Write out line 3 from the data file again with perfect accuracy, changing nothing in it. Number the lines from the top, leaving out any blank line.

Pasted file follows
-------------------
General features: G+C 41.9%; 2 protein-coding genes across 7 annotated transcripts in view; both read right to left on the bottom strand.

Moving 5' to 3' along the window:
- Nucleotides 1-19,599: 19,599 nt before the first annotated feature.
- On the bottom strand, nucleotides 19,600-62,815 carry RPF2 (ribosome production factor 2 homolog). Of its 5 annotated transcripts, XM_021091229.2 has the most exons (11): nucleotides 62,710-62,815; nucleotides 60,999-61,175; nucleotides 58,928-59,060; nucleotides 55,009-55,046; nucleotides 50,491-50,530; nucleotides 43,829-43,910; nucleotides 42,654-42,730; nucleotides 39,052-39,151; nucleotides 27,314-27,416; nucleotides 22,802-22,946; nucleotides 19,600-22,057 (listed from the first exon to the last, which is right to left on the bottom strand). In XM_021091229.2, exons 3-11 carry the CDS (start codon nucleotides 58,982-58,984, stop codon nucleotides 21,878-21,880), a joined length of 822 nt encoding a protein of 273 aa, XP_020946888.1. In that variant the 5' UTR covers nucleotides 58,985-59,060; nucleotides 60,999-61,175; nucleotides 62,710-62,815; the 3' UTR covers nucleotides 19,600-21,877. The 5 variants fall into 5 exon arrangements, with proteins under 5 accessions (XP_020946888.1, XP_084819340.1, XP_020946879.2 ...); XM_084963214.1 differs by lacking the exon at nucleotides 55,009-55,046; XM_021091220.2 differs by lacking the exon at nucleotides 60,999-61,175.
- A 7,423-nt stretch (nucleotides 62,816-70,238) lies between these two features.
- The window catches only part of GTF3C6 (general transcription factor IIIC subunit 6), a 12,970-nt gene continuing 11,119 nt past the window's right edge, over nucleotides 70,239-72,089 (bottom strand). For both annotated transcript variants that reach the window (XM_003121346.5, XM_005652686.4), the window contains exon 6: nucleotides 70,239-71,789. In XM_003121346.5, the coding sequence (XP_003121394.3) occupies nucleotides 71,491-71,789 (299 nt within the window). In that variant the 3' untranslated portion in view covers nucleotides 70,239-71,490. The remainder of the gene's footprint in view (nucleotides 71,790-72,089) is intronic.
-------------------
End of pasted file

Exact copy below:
- Nucleotides 1-19,599: 19,599 nt before the first annotated feature.